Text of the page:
September 17, 2003 - Exterior painting continues. This week, painters continued repairing the building's stucco plaster exterior and have painted a primer coat on the entire building. For the first time in many years, the building is white and more closely resembles its original appearance. Workers are replacing broken window panes and cleaning and repainting rusted window frames. Soon, the building will weatherproof and ready for more interior restoration.
September 10, 2003Exterior painting has begun! This week, workers are removing the old exterior paint from the Houston Municipal Airport Terminal and painting test patches of the new paint color options. Historial research and oral histories indicate that the original color of the entire building was a pale white. Accent colors such as salmon and tan were added during the various remodeling that took place over the years. The actual tint specification is unknown, so painters are preparing several small areas that will be used to make the final determination.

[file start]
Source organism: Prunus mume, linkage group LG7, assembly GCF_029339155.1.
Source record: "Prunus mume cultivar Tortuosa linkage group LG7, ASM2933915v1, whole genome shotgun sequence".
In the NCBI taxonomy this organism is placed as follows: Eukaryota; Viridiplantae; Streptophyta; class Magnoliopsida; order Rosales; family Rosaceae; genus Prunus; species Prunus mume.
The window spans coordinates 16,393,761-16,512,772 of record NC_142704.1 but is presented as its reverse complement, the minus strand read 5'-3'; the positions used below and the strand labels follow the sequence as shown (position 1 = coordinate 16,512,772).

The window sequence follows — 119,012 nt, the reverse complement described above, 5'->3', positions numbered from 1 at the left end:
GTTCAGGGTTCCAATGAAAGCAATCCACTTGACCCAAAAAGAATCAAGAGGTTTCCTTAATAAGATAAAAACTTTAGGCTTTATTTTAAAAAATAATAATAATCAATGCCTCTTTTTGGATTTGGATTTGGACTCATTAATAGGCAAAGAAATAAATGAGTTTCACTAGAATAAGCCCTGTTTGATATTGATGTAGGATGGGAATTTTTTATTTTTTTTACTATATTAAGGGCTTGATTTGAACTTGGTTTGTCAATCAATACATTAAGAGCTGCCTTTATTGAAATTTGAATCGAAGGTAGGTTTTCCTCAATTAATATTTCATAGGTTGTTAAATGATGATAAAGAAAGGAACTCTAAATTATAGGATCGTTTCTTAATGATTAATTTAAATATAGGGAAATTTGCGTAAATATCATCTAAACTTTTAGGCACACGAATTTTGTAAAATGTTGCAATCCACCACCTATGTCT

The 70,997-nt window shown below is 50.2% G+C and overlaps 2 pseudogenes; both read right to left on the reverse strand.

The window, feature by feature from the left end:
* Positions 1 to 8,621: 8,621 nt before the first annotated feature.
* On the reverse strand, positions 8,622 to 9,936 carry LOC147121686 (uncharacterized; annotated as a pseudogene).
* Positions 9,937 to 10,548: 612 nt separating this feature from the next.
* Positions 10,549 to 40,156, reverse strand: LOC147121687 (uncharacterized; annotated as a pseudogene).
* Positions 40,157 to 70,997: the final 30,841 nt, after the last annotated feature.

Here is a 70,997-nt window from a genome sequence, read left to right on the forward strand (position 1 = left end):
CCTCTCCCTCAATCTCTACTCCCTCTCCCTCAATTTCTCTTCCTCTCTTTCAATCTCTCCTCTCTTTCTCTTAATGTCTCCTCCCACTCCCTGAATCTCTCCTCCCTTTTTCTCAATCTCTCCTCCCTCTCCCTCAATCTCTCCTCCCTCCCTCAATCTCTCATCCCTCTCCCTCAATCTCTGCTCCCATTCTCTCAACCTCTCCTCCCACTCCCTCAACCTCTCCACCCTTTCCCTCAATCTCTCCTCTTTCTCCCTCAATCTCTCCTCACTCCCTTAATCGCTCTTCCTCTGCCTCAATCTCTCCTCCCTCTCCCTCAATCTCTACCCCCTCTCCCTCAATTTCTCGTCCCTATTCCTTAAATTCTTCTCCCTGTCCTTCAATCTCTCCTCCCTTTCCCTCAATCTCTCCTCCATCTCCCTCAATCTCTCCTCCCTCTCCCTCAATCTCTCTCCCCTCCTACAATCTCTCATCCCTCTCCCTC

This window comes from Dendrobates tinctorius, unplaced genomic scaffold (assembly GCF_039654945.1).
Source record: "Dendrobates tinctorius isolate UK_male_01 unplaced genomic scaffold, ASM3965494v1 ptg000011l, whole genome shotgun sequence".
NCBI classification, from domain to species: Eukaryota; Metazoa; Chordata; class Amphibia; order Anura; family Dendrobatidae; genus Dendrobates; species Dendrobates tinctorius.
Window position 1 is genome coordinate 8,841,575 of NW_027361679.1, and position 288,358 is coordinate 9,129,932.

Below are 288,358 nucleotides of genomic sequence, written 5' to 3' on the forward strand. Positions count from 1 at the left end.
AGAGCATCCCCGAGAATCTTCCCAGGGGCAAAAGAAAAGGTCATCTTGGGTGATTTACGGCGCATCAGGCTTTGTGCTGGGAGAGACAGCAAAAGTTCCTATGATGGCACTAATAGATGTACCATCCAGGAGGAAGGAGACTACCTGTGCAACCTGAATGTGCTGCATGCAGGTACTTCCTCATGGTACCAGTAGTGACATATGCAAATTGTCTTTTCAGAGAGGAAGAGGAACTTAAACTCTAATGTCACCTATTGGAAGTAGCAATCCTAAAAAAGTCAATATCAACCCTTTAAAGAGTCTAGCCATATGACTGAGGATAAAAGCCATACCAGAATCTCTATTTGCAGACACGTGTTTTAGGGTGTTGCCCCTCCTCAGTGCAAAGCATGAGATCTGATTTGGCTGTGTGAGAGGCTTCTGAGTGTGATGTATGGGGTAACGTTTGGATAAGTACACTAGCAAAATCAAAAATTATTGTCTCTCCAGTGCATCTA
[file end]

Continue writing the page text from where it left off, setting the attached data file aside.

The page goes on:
August & September, 2003 - The restoration continues.As the terminal building awaits the next step of restoration and refurbishment, plans have been submitted to various agencies for approval and permit applications are in the works. Bright red obstruction lights have been installed on the perimeter fence in accordance with the Houston Airport System's requirements.